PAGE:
>>>> backgrounds were before Ruby, and what sort of spread of work
    >>>> people are
    >>>> doing currently.


    I lived a life revolving almost exclusively around Delphi for a
    number of years. I still have a soft spot for the language, but
    Borland lost their way some time ago, windows development got
    swallowed by Visual Studio, and I discovered life beyond Windows.
    I went back to school and learnt Java, which I also like (no, really.
    I don't know why though) and still dabble in.
    I tried Ruby about five years ago (guessing) but didn't get it.
    Retried it again about (guessing again) six months ago, and this time
    it clicked.
    Work is an eclectic mix of mostly pl-sql in Oracle 8 (and you though
    vb was bad), C (C++ is far to modern for us) and, mainly because no
    one else want's it, vba work.
    I've tried Python, and can see why people like it, but Ruby suits my
    style better.
    Currently (as in the last week) been learning Erlang. Awkward syntax,
    but very nice language.

    Oh, and the Dave/Sharon thing isn't half as interesting as most of
    the suggestion here. Sorry.

    Cheers,
    Dave
    Sharon Phillips, Jul 18, 2007
    #14
  15. Sharon Phillips

    Todd Benson Guest

    Re: Backgrounds before Ruby (was Re: Not a question, not really

    On 7/18/07, Sharon Phillips <> wrote:
    >
    > Oh, and the Dave/Sharon thing isn't half as interesting as most of
    > the suggestion here. Sorry.
    >
    > Cheers,
    > Dave


    Dang. I was hoping we would discover you worked for MI6 or something :)

    Todd
    Todd Benson, Jul 18, 2007
    #15
  16. Re: Backgrounds before Ruby (was Re: Not a question, not really

    On 7/17/07, Ilan Berci <> wrote:
    > M. Edward (Ed) Borasky wrote:
    > > Sharon Phillips wrote:
    > >>> BTW my age >> 30 ;)
    > >>
    > >> This would make an interesting thread in itself - what people's
    > >> backgrounds were before Ruby, and what sort of spread of work people are
    > >> doing currently.


    Just the highlights <G>

    In College (BSEE/CS UConn '74)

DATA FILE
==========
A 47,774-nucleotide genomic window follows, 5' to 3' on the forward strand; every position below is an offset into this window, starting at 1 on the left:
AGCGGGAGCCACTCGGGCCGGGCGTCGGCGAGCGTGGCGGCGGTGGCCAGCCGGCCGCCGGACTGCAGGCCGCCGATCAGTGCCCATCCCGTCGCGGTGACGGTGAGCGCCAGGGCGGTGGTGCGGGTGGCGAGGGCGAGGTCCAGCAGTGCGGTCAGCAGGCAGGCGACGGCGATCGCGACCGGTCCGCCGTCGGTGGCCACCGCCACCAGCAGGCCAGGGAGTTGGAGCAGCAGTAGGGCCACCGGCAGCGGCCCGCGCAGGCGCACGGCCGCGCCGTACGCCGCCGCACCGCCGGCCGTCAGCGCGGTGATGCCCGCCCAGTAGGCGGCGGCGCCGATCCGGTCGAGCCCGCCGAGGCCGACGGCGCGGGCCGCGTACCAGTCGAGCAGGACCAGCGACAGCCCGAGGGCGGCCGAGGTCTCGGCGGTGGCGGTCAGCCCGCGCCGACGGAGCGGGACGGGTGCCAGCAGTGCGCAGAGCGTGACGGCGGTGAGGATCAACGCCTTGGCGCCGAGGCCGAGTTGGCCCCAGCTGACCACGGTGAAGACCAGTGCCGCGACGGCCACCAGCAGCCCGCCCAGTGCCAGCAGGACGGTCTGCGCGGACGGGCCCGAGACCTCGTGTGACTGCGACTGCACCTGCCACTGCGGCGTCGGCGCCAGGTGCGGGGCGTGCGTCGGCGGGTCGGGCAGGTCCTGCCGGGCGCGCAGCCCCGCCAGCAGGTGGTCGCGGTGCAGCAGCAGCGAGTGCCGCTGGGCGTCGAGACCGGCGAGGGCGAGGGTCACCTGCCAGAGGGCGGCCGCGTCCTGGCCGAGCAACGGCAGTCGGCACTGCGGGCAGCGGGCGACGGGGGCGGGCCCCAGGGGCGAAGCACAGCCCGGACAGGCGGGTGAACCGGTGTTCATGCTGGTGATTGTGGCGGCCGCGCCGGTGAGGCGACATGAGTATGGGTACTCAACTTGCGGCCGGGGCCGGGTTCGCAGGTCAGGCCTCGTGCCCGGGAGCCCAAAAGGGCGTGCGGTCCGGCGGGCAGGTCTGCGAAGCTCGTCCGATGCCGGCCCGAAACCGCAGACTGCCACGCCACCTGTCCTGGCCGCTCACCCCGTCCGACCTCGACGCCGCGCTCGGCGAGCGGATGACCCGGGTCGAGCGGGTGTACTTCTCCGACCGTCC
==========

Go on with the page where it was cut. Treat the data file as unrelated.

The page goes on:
Work scope, learning everything I could.
    Fortran II
    1620 Assembler Language
    PL/I
    Fortran IV
    Lisp 1.5
    Snobol
    PDP-5/8 assembler
    PDP-11 assembler
    probably others I've gotten too old to remember.

    IBM internship
    Work stuff, doing data analysis to support a planning department.
    APL/360 and PL/I

    IBM
    Workscope, applications and systems development on mainframes
    PL/I,
    PL/S, PL/AS (These were IBM internal languages which had the same
    kind of relationship
    to PL/I that C has to Algol, i.e. higher level syntax than
    Assembler, but still 'close to the metal.')
    Workscope: research assignment to explore OO technology ca 1981)
    C
    ClassC (a C dialect with Smalltalk methods/messaging concepts added,
    my brainchild and used within IBM for a few years, kind of like
    Objective-C with different syntax, Brad Cox and I only found out about
    each others work too late <G>).
    which led to workscope as an OO evangelist within IBM

    SMALLTALK!!!!! (I was the secretary of the ANSI standards
    committee, wrote the early prototype of Visualage/Smalltalk, and
    developed the Visualage/Smalltalk distributed feature)

    Java - worked on VisualAge MicroEdition IDE (which was the immediate
    precursor to Eclipse

    Hobby
    Apple II basic - yeah I know
    Pascal
    Object Pascal and MacApp
    perl
    bash
    playing a bit with Haskell for contrast to Ruby.

    RUBY!!!!!!!

    In retirement and consulting
    Ruby and Rails


    --
    Rick DeNatale

    My blog on Ruby
    http://talklikeaduck.denhaven2.com/
    Rick DeNatale, Jul 20, 2007
    #16